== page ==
BACKGROUND: The microbiome has emerged as an environmental factor contributing to obesity and type 2 diabetes (T2D). Increasing evidence suggests links between circulating bacterial components (i.e., bacterial DNA), cardiometabolic disease, and blunted response to metabolic interventions. In this aspect, thorough next-generation sequencing-based and contaminant-aware approaches are lacking. To address this, we tested whether bacterial DNA could be amplified in the blood of subjects with obesity and high metabolic risk under strict experimental and analytical control and whether a putative bacterial signature is related to metabolic improvement after bariatric surgery. METHODS: Subjects undergoing bariatric surgery were recruited into sex- and BMI-matched subgroups with (n = 24) or without T2D (n = 24). Bacterial DNA in the blood was quantified and prokaryotic 16S rRNA gene amplicons were sequenced. A contaminant-aware approach was applied to derive a compositional microbial signature from bacterial sequences in all subjects at baseline and at 3 and 12 months after surgery. We modeled associations between bacterial load and composition with host metabolic and anthropometric markers. We further tested whether compositional shifts were related to weight loss response and T2D remission. Lastly, bacteria were visualized in blood samples using catalyzed reporter deposition (CARD)-fluorescence in situ hybridization (FISH). RESULTS: The contaminant-aware blood bacterial signature was associated with metabolic health. Based on bacterial phyla and genera detected in the blood samples, a metabolic syndrome classification index score was derived and shown to robustly classify subjects along their actual clinical group. T2D was characterized by decreased bacterial richness and loss of genera associated with improved metabolic health. Weight loss and metabolic improvement following bariatric surgery were associated with an early and stable increase of these genera in parallel with improvements in key cardiometabolic risk parameters. CARD-FISH allowed the detection of living bacteria in blood samples in obesity. CONCLUSIONS: We show that the circulating bacterial signature reflects metabolic disease and its improvement after bariatric surgery. Our work provides contaminant-aware evidence for the presence of living bacteria in the blood and suggests a putative crosstalk between components of the blood and metabolism in metabolic health regulation.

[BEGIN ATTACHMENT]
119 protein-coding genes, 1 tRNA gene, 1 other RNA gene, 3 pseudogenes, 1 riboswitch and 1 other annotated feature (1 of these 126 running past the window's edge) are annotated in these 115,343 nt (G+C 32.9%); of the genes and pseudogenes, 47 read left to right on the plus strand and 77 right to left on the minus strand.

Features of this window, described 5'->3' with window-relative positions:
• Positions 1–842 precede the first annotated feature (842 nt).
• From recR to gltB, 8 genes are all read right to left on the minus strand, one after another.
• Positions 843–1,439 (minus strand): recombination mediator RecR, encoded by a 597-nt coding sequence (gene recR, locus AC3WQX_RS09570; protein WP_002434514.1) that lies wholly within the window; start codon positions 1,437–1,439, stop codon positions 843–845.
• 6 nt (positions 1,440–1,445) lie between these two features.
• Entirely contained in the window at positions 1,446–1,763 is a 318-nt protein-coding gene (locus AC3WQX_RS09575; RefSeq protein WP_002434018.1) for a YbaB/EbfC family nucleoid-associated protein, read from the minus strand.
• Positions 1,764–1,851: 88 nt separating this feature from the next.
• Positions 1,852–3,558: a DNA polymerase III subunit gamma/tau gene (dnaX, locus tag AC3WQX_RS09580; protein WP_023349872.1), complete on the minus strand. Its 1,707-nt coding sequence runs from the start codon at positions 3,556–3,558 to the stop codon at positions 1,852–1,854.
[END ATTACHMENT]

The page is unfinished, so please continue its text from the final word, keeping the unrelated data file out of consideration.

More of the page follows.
Institut(e)Helmholtz Institute for Metabolism, Obesity and Vascular Research (HI-MAG)
FörderungenProjekt DEAL Medical Faculty, University of Leipzig Federal Ministry of Education and Research (BMBF), Germany IFB Adiposity Diseases Deutsche Forschungsgemeinschaft (DFG, German Research foundation)